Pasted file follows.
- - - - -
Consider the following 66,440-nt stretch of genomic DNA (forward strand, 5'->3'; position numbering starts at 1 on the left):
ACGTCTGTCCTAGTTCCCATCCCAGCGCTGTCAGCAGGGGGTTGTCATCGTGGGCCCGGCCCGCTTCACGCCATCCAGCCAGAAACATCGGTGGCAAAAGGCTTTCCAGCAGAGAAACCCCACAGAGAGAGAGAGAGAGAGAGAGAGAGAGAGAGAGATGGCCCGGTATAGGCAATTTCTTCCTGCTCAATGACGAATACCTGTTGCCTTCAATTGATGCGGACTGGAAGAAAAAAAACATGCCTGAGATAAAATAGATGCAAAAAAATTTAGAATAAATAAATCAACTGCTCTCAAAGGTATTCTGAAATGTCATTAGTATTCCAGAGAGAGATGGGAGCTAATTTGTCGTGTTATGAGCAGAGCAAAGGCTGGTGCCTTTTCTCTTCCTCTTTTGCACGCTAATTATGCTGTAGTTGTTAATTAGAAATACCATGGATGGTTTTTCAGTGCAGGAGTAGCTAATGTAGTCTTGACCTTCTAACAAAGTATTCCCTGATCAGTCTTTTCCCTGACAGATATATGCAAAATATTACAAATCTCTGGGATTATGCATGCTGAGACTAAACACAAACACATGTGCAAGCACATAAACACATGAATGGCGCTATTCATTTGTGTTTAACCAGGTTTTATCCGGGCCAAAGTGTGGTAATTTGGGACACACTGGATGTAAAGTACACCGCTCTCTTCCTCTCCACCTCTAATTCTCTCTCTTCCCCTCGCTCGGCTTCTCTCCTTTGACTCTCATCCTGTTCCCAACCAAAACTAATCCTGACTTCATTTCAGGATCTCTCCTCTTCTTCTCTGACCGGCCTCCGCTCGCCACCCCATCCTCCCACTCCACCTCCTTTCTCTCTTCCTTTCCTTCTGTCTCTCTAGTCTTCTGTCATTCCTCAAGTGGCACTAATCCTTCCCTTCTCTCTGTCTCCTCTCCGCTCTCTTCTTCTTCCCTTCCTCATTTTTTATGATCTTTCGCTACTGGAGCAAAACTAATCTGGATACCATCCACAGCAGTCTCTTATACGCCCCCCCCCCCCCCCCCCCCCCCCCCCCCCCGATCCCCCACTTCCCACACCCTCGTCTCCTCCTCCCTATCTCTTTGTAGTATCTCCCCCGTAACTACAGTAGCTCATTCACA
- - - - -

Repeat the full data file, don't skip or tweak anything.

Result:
Consider the following 66,440-nt stretch of genomic DNA (forward strand, 5'->3'; position numbering starts at 1 on the left):
ACGTCTGTCCTAGTTCCCATCCCAGCGCTGTCAGCAGGGGGTTGTCATCGTGGGCCCGGCCCGCTTCACGCCATCCAGCCAGAAACATCGGTGGCAAAAGGCTTTCCAGCAGAGAAACCCCACAGAGAGAGAGAGAGAGAGAGAGAGAGAGAGAGAGATGGCCCGGTATAGGCAATTTCTTCCTGCTCAATGACGAATACCTGTTGCCTTCAATTGATGCGGACTGGAAGAAAAAAAACATGCCTGAGATAAAATAGATGCAAAAAAATTTAGAATAAATAAATCAACTGCTCTCAAAGGTATTCTGAAATGTCATTAGTATTCCAGAGAGAGATGGGAGCTAATTTGTCGTGTTATGAGCAGAGCAAAGGCTGGTGCCTTTTCTCTTCCTCTTTTGCACGCTAATTATGCTGTAGTTGTTAATTAGAAATACCATGGATGGTTTTTCAGTGCAGGAGTAGCTAATGTAGTCTTGACCTTCTAACAAAGTATTCCCTGATCAGTCTTTTCCCTGACAGATATATGCAAAATATTACAAATCTCTGGGATTATGCATGCTGAGACTAAACACAAACACATGTGCAAGCACATAAACACATGAATGGCGCTATTCATTTGTGTTTAACCAGGTTTTATCCGGGCCAAAGTGTGGTAATTTGGGACACACTGGATGTAAAGTACACCGCTCTCTTCCTCTCCACCTCTAATTCTCTCTCTTCCCCTCGCTCGGCTTCTCTCCTTTGACTCTCATCCTGTTCCCAACCAAAACTAATCCTGACTTCATTTCAGGATCTCTCCTCTTCTTCTCTGACCGGCCTCCGCTCGCCACCCCATCCTCCCACTCCACCTCCTTTCTCTCTTCCTTTCCTTCTGTCTCTCTAGTCTTCTGTCATTCCTCAAGTGGCACTAATCCTTCCCTTCTCTCTGTCTCCTCTCCGCTCTCTTCTTCTTCCCTTCCTCATTTTTTATGATCTTTCGCTACTGGAGCAAAACTAATCTGGATACCATCCACAGCAGTCTCTTATACGCCCCCCCCCCCCCCCCCCCCCCCCCCCCCCCGATCCCCCACTTCCCACACCCTCGTCTCCTCCTCCCTATCTCTTTGTAGTATCTCCCCCGTAACTACAGTAGCTCATTCACA